The LED array 23 has a plurality of LEDs laid out in a line at a predetermined pitch. The pitch is about 21.2 micrometers for the LED printer head 13 for 1200 dpi. In
The following will discuss the offset amount Y. It is preferable that the offset amount Y should be set within a range defined by an equation 1 given below.
0.5p×(X 0 /d)≦Y≦2.5p×(X 0 /d) (1)
where p is the pitch of the LEDs, X0 is the radius of the visual field of each rod lens 25 and d is the lens interval between the rod lenses 25 in each row. The term “X0/d” is called the overlapping degree that indicates the degree of overlapping of images formed by the adjoining lenses and is a parameter which represents the performance of the rod lens array.
In case of the LED printer head 13 for 1200 dpi, for example, the pitch p is 21.2 micrometers (25400 micrometers/1200 dots). In case of using the rod lens array 24 whose overlapping degree m is 1.7, therefore, the desirable offset amount Y lies in a range of about 18 micrometers to about 90 micrometers. In case of using the rod lens array 24 whose overlapping degree m is 1.9, the desirable offset amount Y lies in a range of about 20 micrometers to about 100 micrometers.
In case of the LED printer head 13 for 600 dpi, for example, the pitch p is 42.4 micrometers (25400 micrometers/600 dots). In case of using the rod lens array 24 whose overlapping degree m is 1.7, therefore, the desirable offset amount Y lies in a range of about 36 micrometers to about 180 micrometers. In case of using the rod lens array 24 whose overlapping degree m is 1.9, the desirable offset amount Y lies in a range of about 40 micrometers to about 200 micrometers.
This embodiment has the following advantages.
The row of LEDs 23 a is offset by the predetermined offset amount Y from the median plane C of the rod lens array 24. This reduces a variation in the resolution of the rod lens array 24, thereby suppressing a variation in point images on the image forming surface so that a variation in the amount of toner adhered becomes smaller. It is therefore possible to realize an LED printer head which has linear irregularity reduced to thereby ensure an excellent image quality.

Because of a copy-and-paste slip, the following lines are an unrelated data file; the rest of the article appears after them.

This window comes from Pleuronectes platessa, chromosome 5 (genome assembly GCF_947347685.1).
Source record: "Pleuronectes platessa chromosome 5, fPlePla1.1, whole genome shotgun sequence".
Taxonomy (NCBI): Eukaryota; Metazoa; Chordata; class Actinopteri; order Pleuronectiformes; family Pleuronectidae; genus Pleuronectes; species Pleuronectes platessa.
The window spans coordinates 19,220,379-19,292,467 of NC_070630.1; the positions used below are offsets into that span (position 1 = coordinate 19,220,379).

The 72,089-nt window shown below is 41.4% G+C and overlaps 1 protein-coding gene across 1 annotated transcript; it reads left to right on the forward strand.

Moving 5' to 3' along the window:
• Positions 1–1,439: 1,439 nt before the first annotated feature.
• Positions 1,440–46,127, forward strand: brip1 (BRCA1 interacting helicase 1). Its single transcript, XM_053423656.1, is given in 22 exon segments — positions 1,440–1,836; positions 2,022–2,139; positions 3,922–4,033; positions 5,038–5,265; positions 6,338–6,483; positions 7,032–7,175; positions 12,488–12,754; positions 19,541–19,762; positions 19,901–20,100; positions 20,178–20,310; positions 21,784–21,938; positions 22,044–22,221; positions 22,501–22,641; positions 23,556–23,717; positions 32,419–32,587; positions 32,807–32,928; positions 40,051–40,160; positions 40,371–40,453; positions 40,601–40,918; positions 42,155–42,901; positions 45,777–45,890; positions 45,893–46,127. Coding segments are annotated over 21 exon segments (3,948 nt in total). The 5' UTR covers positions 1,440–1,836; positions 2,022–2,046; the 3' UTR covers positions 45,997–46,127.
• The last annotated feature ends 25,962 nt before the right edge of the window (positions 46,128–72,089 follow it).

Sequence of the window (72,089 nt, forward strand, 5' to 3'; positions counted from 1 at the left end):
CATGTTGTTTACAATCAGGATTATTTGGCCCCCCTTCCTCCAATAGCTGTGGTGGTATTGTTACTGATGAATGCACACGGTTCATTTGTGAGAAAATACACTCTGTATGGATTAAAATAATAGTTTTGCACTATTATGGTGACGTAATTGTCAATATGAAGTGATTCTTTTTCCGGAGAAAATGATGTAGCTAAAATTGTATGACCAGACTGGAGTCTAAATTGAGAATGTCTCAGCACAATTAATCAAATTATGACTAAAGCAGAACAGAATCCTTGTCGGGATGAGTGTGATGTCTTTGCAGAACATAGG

The reduction in a variation in resolution will be discussed by referring to
The horizontal scales in
In a case where MTFσ is originally small as in this example, the row of LEDs 23 a need not be offset. Setting the offset amount Y in a range of approximately 40 micrometers to 200 micrometers can however make a variation in resolution smaller, thereby reducing linear irregularity. This can ensure a higher image quality.
It is apparent from the results shown in
It should be apparent to those skilled in the art that the present invention may be embodied in many other specific forms without departing from the spirit or scope of the invention.
Although the row of LEDs 23 a is offset to the right to the median plane C in
The present invention is also adaptable to a case where there are plural rows of LEDs. In case of two rows of LEDs, for example, the two rows of LEDs are offset from the median plane C by offset amounts Y1 and Y2, respectively. In this case, the rows of LEDs are offset to the same side from the median plane C.
In case of two rows of LEDs, one row of LEDs may be offset to the right to the median plane C and the other row of LEDs may be offset to the left by the same offset amount Y.
The light source array is not limited to the LED array 23. The light source array can take any form as long as it generates and kills light element by element or it passes and blocks light from an external light source pixel by pixel. The light source array is a light source, such as a light shutter array, which has a plurality of point light sources that selectively emit light in accordance with an image signal. The light shutter array includes a liquid crystal shutter array which passes and blocks light from a discharge tube pixel by pixel.
The present invention may be adapted to an optical writing head which comprises a liquid crystal shutter array and the rod lens array 24, instead of the LED printer head 13 which comprises the LED array 23 and the rod lens array 24. In this case, the printer is a liquid crystal shutter printer.
The present invention is not limited to an optical printer, such as the LED printer 11, it may be adapted to a copying machine and a complex machine equipped with a printer capability, a copying capability and a facsimile capability.
The present examples and embodiments are to be considered as illustrative and not restrictive and the invention is not to be limited to the details given herein, but may be modified within the scope and equivalence of the appended claims.
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|Citing Patent||Filing date||Publication date||Applicant||Title|
|US7648065 *||Jul 10, 2006||Jan 19, 2010||The Stanley Works||Storage cabinet with improved RFID antenna system|
|US20070046552 *||Jul 10, 2006||Mar 1, 2007||Marino Ronald A||Storage cabinet with improved rfid antenna system|
|U.S. Classification||347/244, 347/258|
|International Classification||G02B27/18, B41J27/00, H04N1/036, B41J2/455, B41J2/44, B41J2/45|
|Dec 23, 2002||AS||Assignment|
Owner name: NIPPON SHEET GLASS CO., LTD., JAPAN
Free format text: ASSIGNMENT OF ASSIGNORS INTEREST;ASSIGNORS:TAKAGI, TOMITAKA;IKI, KOICHIRO;REEL/FRAME:013620/0401
Effective date: 20021218
|May 7, 2010||FPAY||Fee payment|
Year of fee payment: 4
|May 7, 2014||FPAY||Fee payment|
Year of fee payment: 8